Going into the offseason, we didn’t expect much of a quarterback carousel, but it has started to spin over the past week or so with Jake Delhomme and Seneca Wallace going to Cleveland, Derek Anderson going to Arizona, and Charlie Whitehurst shockingly becoming the QB of the future in Seattle. Below are some thoughts on the moves. For more on the Browns’ situation, check out this post. For a comparison of all offseason trades, check out this post. And check later this month for analysis of the March signings since the first week of free agency.
In Arizona, Anderson, who had one good year out of four in Cleveland, got a two-year, $7.25 million contract to back up or even challenge Matt Leinart. Anderson is not consistent, but he has a strong arm, and he’s fearless enought to go for the big play. That has too often led to interceptions, but in the run-first, big-play offense Arizona is moving toward, he could actually be a fit. The fact that Arizona has such a talented corps of receivers makes Anderson a better chance. At the least, he’ll challenge Leinart and force the former first-rounder to step up in order to seize the starting job, and if Anderson does that he’ll be worth the freight the Cards are paying.
In Cleveland, Delhomme got $7 million over two years while still getting $19 million guaranteed from the Panthers deal he was released from. Delhomme is a terrific locker-room leader, and he has shown a knack for performing well under pressure earlier in his career. But his interception and fumble problems have been stark since his meltdown in a playoff game against Arizona in the 2008 season, and at this point it’s hard to see him breaking that year-long trend soon. Still, Delhomme may be a better answer than Seneca Wallace, who doesn’t have the pedigree of performance Delhomme has over his career. The Browns are getting a little bit of a discount on Delhomme because of his sweetheart Carolina deal, and at those numbers he’s worth a shot. We just don’t expect that shot to come in.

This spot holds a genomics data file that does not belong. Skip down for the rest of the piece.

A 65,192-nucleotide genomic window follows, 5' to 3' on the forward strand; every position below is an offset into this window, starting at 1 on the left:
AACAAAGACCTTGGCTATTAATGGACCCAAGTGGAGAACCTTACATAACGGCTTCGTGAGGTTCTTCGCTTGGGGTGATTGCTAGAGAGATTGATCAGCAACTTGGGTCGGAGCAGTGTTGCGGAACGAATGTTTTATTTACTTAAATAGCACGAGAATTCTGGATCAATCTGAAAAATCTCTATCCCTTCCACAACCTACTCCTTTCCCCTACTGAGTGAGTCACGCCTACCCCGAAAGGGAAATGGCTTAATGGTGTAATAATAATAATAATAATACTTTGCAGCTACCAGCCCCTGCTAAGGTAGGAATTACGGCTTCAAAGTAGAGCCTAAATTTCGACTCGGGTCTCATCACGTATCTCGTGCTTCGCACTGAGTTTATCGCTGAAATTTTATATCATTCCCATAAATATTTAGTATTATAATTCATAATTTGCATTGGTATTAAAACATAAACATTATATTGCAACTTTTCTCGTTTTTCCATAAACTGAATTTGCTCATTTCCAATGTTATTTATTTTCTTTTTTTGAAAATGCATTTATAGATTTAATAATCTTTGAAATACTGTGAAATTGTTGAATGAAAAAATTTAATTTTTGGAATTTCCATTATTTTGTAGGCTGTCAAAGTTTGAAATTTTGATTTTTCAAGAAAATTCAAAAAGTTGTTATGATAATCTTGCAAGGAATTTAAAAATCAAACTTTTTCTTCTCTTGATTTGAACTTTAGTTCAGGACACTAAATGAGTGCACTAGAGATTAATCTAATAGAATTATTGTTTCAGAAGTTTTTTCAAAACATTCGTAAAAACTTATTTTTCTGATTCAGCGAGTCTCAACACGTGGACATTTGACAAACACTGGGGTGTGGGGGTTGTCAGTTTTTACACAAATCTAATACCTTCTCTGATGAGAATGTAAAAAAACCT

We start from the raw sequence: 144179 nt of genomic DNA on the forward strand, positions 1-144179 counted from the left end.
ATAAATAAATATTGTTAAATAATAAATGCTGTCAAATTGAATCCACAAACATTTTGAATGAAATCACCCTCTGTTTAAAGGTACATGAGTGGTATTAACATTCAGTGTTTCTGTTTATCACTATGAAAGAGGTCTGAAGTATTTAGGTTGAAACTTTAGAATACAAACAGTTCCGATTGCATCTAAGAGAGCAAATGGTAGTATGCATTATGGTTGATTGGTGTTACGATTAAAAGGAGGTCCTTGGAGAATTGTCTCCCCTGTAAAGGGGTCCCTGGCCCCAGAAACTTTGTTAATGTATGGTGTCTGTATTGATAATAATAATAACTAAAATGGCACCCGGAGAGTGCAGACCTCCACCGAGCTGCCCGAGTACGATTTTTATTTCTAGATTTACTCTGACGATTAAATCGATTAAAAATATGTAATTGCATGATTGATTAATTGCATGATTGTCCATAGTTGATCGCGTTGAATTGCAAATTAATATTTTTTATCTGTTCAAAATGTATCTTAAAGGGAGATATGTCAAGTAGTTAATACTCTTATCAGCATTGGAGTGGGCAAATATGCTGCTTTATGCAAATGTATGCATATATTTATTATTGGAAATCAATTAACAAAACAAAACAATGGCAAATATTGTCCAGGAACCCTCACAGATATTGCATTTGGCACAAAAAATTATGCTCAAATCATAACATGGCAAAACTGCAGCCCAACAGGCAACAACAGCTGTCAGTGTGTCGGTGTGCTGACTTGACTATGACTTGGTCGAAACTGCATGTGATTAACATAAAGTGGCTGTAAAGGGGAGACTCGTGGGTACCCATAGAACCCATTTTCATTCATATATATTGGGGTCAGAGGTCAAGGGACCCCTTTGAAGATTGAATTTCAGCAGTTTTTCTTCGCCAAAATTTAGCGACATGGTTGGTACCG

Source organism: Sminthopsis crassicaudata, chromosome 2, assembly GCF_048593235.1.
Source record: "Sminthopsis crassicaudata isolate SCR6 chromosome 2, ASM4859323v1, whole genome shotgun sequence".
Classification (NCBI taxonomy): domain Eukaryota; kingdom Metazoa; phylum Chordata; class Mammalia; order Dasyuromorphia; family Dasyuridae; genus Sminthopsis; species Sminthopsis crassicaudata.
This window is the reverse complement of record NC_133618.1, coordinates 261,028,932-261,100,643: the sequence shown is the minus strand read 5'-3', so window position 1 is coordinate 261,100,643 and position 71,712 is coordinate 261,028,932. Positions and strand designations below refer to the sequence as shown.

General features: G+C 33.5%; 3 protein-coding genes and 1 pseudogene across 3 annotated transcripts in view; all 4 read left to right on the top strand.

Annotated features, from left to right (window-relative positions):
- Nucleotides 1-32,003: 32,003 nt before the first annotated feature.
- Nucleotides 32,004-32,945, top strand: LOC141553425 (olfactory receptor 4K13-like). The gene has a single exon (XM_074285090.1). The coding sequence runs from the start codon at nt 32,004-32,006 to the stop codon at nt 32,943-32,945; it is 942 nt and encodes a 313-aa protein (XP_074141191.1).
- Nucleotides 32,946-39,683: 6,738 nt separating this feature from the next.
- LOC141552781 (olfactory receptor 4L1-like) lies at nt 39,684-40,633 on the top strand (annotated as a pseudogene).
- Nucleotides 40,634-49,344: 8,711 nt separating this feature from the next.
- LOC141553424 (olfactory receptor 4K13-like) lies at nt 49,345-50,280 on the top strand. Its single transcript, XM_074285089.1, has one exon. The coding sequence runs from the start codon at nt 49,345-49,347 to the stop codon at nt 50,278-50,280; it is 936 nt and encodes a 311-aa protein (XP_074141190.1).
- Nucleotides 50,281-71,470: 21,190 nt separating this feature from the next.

In Seattle, the Seahawks are paying handsomely to take a shot on Whitehurst, the former Clemson quarterback who hasn’t thrown a pass in four NFL seasons. Granted, Whitehurst has been behind a top-flight starter in Philip Rivers and a solid backup in Billy Volek, but with no NFL results it’s hard to imagine giving up 20 spots in the second round and a third-rounder in 2011. Having to pay Whitehurst $10 million over two years makes the price even harder to swallow. Still, that’s what the Seahawks have done for the 6-foot-4 Whitehurst. Having covered Whitehurst in college a little, I’ve seen his reputation for toughness, and I’ve seen his physical skills. But quarterback in the NFL is such a mental deal that’s it’s nearly impossible to project whether or not this will work. But say this for the Seahawks – they paid handsomely for Matt Hasselbeck when he had thrown just 29 passes in his career, and Hasselbeck has been well worth the investment for Seattle. It’s hard to predict that lightning will strike twice, but for a team that didn’t have a quarterback of the future before this trade, the chance that lightning will strike twice is worth the price. It seems like a reckless gamble for Seattle, but it still could turn out well for them.